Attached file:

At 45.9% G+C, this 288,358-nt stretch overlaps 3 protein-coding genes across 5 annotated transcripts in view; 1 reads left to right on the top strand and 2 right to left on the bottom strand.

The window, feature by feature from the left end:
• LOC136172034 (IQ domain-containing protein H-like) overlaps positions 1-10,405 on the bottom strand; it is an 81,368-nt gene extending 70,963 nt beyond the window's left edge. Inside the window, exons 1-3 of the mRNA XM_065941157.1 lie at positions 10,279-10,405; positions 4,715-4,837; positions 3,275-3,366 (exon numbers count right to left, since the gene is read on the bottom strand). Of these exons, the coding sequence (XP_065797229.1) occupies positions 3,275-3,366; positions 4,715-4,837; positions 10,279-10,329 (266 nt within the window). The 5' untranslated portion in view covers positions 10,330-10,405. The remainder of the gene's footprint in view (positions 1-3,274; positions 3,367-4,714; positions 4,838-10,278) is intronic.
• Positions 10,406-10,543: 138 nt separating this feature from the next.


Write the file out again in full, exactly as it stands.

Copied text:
At 45.9% G+C, this 288,358-nt stretch overlaps 3 protein-coding genes across 5 annotated transcripts in view; 1 reads left to right on the top strand and 2 right to left on the bottom strand.

The window, feature by feature from the left end:
• LOC136172034 (IQ domain-containing protein H-like) overlaps positions 1-10,405 on the bottom strand; it is an 81,368-nt gene extending 70,963 nt beyond the window's left edge. Inside the window, exons 1-3 of the mRNA XM_065941157.1 lie at positions 10,279-10,405; positions 4,715-4,837; positions 3,275-3,366 (exon numbers count right to left, since the gene is read on the bottom strand). Of these exons, the coding sequence (XP_065797229.1) occupies positions 3,275-3,366; positions 4,715-4,837; positions 10,279-10,329 (266 nt within the window). The 5' untranslated portion in view covers positions 10,330-10,405. The remainder of the gene's footprint in view (positions 1-3,274; positions 3,367-4,714; positions 4,838-10,278) is intronic.
• Positions 10,406-10,543: 138 nt separating this feature from the next.